QUISTIS: It was your group that got Seifer involved in all this. You're a resistance faction, right? You must have been prepared for the worst. I'm sure Seifer was prepared, too. So don't think of it as Seifer sacrificing himself for you. I'm sorry. I guess that wasn't much consolation.

One of the nuances in Quistis's characterization is her desire to connect balancing against a lack of emotional finesse. Here, when the liberi fatali and Rinoa are told that Seifer has been executed due to his assassination attempt against the president of Galbadia, her first reference is to the nature of what it means to be either a mercenary or a member of a resistance faction: death is quite often on the line, and their training emphasizes this possibility. What that tells us about our careful heroine is that she thinks that sacrifice must be something more than a loss that you choose to undergo -- because to realistically engage in either type of work, revolution or military action in general, you do so with the foreknowledge that you might not survive it. It’s not romantic; it’s a career choice. Her attempt here is to try to take the sting out of his demise by reframing it from moral terms (sacrifice) into what she thinks of as quotidian, the facts of being a solider, which she's been exposed to longer than anyone else in the room. And, of course, it fails miserably, because what the group is confronting is that death doesn't feel insignificant, business-as-usual anymore, because it happened to someone they know.

Though she admits that it's not much consolation that he knew what the stakes were, Quistis gently indicates to Rinoa that resistance work and military work involve drastic consequences. In the same scene, Rinoa confesses that she was romantically entangled with Seifer during the previous summer, that it was a kind of love. Far later we learn that Quistis's lingering memories of her fellow orphans focused on Squall and Seifer, particularly Squall, and that her adoption failed so miserably that she left her home to become a child mercenary before puberty.

We can infer, then, that what Quistis knows about Rinoa is that the two men that have a special focus in her life also have been especially focused on Rinoa; that the life-or-death stakes that Quistis has always taken in stride require processing for the princess of the Forrest Owls; and that Rinoa lacks respect for her father, while Quistis has never had a family. It's not fair to read the foiled romance between Trepe and Leonhart as her fundamental motivation, but I do see it seeded here. You could imagine her pushing back her brass spectacles and looking over this spoiled little rich girl, fresh from daddy's office with a tool she doesn't understand, supporting a resistance whose consequence she appears not to have fully understood, and somehow this is the romantic rival that supplanted her, that was worth dancing with in front of the entire academy when he couldn't stand to listen to her for five minutes. You could imagine Quistis envying the freedom to be under-prepared; it must mean that someone has been there to do the work for you.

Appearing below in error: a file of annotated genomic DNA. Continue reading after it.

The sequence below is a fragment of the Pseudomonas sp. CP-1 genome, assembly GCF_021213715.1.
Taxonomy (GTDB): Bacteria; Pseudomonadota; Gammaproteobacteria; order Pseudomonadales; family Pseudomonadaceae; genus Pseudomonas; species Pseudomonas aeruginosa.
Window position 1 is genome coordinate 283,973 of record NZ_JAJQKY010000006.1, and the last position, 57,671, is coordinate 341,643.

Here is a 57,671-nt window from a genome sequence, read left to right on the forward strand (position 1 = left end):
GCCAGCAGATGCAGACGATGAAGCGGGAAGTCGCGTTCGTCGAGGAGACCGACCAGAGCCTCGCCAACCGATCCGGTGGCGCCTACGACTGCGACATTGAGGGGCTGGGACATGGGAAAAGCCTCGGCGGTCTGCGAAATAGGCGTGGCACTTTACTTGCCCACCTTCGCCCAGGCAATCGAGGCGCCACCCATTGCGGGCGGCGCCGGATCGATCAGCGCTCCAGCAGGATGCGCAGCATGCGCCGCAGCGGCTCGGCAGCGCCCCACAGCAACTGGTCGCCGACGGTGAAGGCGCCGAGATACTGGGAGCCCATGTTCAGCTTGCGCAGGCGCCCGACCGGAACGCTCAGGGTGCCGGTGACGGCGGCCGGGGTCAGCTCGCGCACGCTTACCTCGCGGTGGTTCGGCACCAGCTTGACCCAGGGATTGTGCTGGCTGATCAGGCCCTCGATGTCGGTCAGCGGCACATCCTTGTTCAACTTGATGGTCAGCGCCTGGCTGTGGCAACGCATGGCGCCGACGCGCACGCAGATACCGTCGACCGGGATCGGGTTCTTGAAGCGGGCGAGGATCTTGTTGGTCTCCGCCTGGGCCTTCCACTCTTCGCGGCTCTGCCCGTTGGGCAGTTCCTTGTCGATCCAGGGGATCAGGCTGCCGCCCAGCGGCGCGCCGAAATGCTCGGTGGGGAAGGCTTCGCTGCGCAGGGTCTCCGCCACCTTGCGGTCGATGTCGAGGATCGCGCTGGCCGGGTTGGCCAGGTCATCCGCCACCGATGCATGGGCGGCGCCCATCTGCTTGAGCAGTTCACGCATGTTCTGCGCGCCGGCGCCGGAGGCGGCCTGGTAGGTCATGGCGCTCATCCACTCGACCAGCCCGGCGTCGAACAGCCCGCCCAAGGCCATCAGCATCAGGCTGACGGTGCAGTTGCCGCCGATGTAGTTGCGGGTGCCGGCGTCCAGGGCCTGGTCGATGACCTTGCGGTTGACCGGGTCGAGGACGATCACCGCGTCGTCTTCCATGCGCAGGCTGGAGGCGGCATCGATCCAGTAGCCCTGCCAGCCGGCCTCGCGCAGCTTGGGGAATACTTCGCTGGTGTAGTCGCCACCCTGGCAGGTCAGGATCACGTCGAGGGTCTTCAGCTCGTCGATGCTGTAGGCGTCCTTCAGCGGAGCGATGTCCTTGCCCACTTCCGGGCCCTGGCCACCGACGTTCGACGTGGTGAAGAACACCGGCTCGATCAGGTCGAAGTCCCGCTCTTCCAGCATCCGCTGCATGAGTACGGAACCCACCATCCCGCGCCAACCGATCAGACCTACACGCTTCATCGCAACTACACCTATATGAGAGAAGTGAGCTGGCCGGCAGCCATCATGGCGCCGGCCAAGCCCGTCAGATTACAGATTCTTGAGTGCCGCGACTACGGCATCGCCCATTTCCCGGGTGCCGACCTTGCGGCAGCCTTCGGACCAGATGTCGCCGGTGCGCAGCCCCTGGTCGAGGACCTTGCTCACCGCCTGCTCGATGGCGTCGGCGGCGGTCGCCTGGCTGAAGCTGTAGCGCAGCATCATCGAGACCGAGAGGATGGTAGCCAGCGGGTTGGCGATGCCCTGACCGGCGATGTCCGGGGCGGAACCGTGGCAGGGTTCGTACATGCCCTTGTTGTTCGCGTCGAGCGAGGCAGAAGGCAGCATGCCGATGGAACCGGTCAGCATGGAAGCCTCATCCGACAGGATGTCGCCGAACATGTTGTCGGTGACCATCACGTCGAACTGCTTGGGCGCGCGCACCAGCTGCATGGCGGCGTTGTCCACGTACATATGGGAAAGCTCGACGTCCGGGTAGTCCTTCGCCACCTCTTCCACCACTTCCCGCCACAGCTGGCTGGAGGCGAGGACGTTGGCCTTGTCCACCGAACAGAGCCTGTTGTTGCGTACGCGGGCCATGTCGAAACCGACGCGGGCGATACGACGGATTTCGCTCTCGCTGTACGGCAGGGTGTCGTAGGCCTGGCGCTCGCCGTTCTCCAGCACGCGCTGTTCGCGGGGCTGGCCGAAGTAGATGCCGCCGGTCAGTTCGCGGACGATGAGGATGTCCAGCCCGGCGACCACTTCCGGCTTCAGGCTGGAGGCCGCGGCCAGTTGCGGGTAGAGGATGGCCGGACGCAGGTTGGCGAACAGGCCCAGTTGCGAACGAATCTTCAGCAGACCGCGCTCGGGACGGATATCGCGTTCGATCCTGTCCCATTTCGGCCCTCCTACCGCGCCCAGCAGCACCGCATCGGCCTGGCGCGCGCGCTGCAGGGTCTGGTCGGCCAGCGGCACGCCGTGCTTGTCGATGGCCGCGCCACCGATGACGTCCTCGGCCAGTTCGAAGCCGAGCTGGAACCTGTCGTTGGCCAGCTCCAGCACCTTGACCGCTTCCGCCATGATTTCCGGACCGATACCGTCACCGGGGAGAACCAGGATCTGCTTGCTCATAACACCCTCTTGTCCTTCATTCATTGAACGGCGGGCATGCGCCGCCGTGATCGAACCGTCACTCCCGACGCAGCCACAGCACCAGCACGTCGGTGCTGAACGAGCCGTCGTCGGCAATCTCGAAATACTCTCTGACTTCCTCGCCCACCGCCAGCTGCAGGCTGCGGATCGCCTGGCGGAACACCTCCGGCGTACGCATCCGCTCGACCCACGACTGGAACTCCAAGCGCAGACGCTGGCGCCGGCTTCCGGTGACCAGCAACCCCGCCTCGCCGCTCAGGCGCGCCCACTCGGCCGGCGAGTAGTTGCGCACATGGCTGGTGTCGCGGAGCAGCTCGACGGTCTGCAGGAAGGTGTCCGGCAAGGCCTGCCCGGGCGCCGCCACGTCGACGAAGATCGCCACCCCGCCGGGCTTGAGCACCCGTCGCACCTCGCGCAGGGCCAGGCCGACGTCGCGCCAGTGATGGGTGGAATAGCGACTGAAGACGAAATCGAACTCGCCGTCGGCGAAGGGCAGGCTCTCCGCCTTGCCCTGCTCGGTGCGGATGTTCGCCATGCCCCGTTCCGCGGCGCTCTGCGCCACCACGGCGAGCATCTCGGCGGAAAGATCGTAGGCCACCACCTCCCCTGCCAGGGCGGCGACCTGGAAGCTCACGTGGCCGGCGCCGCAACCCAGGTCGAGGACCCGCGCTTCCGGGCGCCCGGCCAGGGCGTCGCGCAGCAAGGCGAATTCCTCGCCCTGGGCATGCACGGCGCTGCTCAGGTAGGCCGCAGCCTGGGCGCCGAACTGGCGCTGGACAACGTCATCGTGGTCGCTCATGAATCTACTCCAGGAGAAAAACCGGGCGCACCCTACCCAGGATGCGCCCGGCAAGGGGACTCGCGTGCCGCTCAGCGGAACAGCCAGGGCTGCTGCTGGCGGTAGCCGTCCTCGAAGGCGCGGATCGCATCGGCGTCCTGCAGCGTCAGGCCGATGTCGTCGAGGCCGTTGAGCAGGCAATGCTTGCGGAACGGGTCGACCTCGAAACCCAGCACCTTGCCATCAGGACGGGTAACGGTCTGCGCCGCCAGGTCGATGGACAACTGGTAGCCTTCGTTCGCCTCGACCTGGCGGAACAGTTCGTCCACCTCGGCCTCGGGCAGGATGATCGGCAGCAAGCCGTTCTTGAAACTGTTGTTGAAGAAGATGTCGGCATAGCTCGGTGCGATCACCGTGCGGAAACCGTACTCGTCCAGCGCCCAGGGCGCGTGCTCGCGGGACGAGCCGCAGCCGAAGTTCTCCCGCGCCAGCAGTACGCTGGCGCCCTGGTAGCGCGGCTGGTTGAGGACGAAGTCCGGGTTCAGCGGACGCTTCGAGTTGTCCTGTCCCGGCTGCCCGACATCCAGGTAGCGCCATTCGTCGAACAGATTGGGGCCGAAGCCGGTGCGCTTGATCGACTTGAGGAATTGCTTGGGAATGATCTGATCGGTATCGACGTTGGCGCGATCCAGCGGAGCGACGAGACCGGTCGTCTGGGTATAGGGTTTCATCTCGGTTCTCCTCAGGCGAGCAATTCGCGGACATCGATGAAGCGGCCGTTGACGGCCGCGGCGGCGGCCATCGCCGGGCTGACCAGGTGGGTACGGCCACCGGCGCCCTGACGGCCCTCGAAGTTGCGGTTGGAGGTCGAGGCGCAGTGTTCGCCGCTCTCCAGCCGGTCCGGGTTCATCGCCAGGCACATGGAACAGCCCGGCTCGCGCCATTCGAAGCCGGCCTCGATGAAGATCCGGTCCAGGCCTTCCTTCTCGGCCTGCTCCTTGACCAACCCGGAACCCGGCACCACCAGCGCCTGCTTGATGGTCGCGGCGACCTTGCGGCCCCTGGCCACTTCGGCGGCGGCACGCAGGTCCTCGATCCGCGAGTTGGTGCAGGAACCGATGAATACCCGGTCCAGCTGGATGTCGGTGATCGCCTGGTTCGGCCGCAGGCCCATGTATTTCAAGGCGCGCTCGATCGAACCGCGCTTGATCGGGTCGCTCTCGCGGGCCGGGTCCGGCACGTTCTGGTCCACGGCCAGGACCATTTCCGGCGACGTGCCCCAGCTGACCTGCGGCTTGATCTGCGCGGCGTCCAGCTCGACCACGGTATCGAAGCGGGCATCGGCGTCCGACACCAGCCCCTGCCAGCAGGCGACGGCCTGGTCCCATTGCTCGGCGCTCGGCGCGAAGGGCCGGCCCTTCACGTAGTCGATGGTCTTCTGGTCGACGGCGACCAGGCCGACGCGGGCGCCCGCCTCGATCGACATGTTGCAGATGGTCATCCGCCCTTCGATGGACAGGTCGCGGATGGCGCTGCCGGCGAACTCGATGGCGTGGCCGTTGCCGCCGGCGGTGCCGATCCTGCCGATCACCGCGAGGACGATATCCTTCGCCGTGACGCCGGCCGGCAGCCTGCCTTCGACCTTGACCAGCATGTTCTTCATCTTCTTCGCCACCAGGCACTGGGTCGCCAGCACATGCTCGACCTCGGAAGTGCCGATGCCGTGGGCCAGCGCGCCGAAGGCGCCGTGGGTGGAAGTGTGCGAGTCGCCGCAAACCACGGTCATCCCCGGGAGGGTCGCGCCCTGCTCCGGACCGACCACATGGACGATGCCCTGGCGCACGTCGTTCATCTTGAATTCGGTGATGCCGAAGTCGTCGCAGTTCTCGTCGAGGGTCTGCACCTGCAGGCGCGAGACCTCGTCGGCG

I'm a reformed Rinoa-hater, I promise, but I still think this break in Quistis's cool represents a well of emotional damage for Quistis, some quite recent, and much of it dealing with the contrast between herself in Rinoa as it appears to be at this stage.

QUISTIS: Maybe I was too hard on her...
ZELL: Too hard?
QUISTIS I'm going to go apologize...
ZELL: You mean...Rinoa?
SELPHIE: But...but...We can't just leave our post!

Cue shenanigans involving implausibly timed locking mechanisms, leaving Quistis and company trapped in mansion Caraway while Rinoa confronts the sorceress, so the apology is never actually delivered. Things work out, asterisk, and though the solution of a secret sewer passage escape is unlikely, so is the problem. Still, this is not an inspiring look at Quistis the leader – and interestingly it’s a moment where Quistis elevates emotional concerns over those specific to the mission. My abstract sense of her is coolly competent, but she ain’t that here, and there’s a lot of irony in her decision to rush back to Rinoa given the reason she chastised her: that she treated a mission like a game with emotional stakes.

The thing about sensing emotional distress in others is that it can feel like a constant question requiring the right answer, so that if you just say the correct thing, if you can just open sesame them, you can make them feel better. Quistis feels the question. I’m not certain she’s ever known the right answer. I think she’s on far steadier ground when it comes to the right actions as a military officer, but despite knowing what counts as a right answer there, it’s not the kind of question she prioritizes. She puts the touchy-feely stuff first. And if you do notice the feelings of others as a constant question requiring the right response to fix them, one with moral priority over the ordinary tasks at hand, you’re in trouble. Part of being a person is a moving target of satisfaction, such that you are never just fixed. And when I think of in-game focus on her as a cool-as-brass mercenary, specifically when the robotic spider chases Squall Leonhart down Dollet’s beach, it’s importantly a moment when her competence is cast as protectiveness. Rather than saving the day, she’s trying to save the ones she loves.

Is that a kind of leadership?

Often we don’t think so. Leadership is supposed to be about getting your team to achieve an objective by hook or crook; a leader could be cruel, a leader could be kind, but the emphasis isn’t what they do for the team so much as what they get the team to do. That’s interesting, especially as aggression and femininity are often framed as compatible exclusively as a kind of maternal instinct. In another word: protectiveness. Aggression that doesn’t represent the interests of others – that is perhaps for your own interests only – raises hackles. Not the boss, but bossy.

IRVINE: It just kinda sucked that I was the only one who remembered … spunky little Selphie and bossy little Quisty.